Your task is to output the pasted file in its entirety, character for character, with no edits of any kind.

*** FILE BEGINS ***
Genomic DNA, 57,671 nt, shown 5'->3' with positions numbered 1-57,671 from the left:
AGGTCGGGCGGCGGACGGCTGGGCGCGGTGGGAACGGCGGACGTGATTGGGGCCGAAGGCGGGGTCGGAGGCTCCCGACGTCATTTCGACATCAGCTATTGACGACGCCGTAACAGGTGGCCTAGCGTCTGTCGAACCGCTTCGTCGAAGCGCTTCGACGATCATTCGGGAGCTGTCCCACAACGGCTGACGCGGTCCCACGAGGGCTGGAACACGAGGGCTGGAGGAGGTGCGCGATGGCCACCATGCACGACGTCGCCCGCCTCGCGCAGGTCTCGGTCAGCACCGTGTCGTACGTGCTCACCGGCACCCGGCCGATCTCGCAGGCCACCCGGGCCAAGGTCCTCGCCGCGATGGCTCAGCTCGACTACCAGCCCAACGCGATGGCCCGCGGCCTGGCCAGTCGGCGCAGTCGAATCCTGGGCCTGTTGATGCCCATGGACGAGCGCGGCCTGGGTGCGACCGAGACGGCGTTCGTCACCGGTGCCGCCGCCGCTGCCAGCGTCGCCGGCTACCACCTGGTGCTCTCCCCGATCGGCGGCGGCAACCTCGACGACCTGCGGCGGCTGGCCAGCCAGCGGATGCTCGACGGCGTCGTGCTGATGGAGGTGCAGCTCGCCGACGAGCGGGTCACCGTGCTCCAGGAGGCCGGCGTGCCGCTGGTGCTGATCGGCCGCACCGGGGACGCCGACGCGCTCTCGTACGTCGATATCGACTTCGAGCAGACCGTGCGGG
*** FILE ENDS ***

Genomic DNA, 57,671 nt, shown 5'->3' with positions numbered 1-57,671 from the left:
AGGTCGGGCGGCGGACGGCTGGGCGCGGTGGGAACGGCGGACGTGATTGGGGCCGAAGGCGGGGTCGGAGGCTCCCGACGTCATTTCGACATCAGCTATTGACGACGCCGTAACAGGTGGCCTAGCGTCTGTCGAACCGCTTCGTCGAAGCGCTTCGACGATCATTCGGGAGCTGTCCCACAACGGCTGACGCGGTCCCACGAGGGCTGGAACACGAGGGCTGGAGGAGGTGCGCGATGGCCACCATGCACGACGTCGCCCGCCTCGCGCAGGTCTCGGTCAGCACCGTGTCGTACGTGCTCACCGGCACCCGGCCGATCTCGCAGGCCACCCGGGCCAAGGTCCTCGCCGCGATGGCTCAGCTCGACTACCAGCCCAACGCGATGGCCCGCGGCCTGGCCAGTCGGCGCAGTCGAATCCTGGGCCTGTTGATGCCCATGGACGAGCGCGGCCTGGGTGCGACCGAGACGGCGTTCGTCACCGGTGCCGCCGCCGCTGCCAGCGTCGCCGGCTACCACCTGGTGCTCTCCCCGATCGGCGGCGGCAACCTCGACGACCTGCGGCGGCTGGCCAGCCAGCGGATGCTCGACGGCGTCGTGCTGATGGAGGTGCAGCTCGCCGACGAGCGGGTCACCGTGCTCCAGGAGGCCGGCGTGCCGCTGGTGCTGATCGGCCGCACCGGGGACGCCGACGCGCTCTCGTACGTCGATATCGACTTCGAGCAGACCGTGCGGG